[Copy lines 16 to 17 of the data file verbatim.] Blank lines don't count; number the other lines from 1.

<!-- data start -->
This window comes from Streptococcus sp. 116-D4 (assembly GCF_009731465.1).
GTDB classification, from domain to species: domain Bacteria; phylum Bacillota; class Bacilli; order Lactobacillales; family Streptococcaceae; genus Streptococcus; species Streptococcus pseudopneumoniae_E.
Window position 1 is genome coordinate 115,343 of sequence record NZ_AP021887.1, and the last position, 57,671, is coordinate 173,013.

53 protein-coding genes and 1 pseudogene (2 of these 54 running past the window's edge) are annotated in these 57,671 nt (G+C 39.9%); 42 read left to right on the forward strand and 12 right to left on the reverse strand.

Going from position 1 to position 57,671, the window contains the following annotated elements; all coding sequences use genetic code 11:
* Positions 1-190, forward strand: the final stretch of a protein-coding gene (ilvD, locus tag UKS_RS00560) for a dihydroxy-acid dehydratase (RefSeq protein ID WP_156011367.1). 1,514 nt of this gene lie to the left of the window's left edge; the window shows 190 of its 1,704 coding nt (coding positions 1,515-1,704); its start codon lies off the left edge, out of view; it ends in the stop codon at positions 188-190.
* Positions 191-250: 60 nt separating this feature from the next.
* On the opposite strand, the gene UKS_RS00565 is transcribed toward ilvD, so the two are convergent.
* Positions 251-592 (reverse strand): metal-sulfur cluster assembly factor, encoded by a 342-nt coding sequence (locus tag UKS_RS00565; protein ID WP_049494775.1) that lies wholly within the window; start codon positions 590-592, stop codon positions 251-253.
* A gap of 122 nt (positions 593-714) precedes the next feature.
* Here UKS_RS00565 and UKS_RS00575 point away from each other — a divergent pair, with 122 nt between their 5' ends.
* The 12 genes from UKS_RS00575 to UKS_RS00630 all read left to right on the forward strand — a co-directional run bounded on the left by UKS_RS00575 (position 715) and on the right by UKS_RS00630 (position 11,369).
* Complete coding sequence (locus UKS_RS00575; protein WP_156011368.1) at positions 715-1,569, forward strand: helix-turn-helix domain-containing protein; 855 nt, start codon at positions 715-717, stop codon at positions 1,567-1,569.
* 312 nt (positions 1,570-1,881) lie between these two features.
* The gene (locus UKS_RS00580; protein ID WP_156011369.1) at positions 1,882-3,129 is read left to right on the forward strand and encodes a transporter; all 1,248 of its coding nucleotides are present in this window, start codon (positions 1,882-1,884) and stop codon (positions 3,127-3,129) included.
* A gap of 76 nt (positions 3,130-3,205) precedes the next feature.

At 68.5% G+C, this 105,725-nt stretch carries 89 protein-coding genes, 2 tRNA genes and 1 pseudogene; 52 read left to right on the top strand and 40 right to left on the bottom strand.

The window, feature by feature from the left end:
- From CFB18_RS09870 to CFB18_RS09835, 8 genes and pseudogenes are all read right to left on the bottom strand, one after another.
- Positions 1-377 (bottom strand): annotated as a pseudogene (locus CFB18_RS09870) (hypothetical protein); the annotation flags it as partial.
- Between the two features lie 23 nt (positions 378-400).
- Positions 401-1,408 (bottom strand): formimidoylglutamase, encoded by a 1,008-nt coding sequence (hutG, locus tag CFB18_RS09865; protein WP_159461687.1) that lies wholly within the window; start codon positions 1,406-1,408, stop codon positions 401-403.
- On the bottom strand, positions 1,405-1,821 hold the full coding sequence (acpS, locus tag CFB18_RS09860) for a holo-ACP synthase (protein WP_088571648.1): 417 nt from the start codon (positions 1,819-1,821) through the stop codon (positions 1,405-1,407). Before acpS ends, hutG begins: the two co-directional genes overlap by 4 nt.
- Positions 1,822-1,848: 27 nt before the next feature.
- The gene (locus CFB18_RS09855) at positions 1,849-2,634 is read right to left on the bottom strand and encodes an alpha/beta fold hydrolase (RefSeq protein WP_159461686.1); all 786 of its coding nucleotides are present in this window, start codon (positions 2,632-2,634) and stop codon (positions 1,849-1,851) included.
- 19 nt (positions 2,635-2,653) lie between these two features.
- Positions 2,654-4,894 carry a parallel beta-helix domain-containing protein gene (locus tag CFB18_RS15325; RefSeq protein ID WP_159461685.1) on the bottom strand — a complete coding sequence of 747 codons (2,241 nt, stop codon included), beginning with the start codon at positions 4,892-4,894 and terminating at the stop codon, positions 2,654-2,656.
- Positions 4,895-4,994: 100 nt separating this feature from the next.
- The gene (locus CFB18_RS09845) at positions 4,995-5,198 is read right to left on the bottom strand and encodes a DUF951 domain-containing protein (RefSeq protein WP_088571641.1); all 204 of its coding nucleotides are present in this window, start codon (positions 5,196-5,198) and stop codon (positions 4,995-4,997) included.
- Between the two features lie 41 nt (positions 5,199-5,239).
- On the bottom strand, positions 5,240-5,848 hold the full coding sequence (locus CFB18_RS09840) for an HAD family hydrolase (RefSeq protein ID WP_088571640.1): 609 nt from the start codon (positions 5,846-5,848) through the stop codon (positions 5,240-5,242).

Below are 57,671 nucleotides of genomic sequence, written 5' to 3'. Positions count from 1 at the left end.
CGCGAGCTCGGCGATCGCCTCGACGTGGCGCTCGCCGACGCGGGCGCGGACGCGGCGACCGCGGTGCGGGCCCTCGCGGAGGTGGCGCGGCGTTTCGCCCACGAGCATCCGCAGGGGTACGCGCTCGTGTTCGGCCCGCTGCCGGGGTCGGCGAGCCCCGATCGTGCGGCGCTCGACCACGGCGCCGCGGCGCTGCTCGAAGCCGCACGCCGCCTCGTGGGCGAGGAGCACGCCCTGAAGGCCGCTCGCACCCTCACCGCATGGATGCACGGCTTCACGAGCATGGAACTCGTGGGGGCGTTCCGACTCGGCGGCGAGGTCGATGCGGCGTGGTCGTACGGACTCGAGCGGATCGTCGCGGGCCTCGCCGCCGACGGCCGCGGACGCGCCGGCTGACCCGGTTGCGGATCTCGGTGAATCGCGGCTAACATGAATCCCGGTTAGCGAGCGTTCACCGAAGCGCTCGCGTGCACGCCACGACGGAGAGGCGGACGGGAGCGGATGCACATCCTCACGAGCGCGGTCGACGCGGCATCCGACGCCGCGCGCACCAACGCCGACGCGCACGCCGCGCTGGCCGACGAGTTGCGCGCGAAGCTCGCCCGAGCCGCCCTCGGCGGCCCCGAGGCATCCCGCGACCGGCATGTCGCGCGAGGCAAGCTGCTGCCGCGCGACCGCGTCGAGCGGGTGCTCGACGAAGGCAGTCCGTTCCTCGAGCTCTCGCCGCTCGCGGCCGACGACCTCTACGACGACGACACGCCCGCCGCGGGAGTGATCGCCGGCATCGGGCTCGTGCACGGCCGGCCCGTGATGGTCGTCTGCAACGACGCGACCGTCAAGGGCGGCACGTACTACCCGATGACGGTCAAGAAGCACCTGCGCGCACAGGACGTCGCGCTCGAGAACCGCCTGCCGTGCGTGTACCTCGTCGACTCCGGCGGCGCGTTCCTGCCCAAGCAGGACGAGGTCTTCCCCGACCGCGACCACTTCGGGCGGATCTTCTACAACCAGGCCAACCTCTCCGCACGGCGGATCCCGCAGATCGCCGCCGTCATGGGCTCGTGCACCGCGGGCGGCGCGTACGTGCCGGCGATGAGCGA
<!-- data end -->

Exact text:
* A gap of 76 nt (positions 3,130-3,205) precedes the next feature.

At 68.5% G+C, this 105,725-nt stretch carries 89 protein-coding genes, 2 tRNA genes and 1 pseudogene; 52 read left to right on the top strand and 40 right to left on the bottom strand.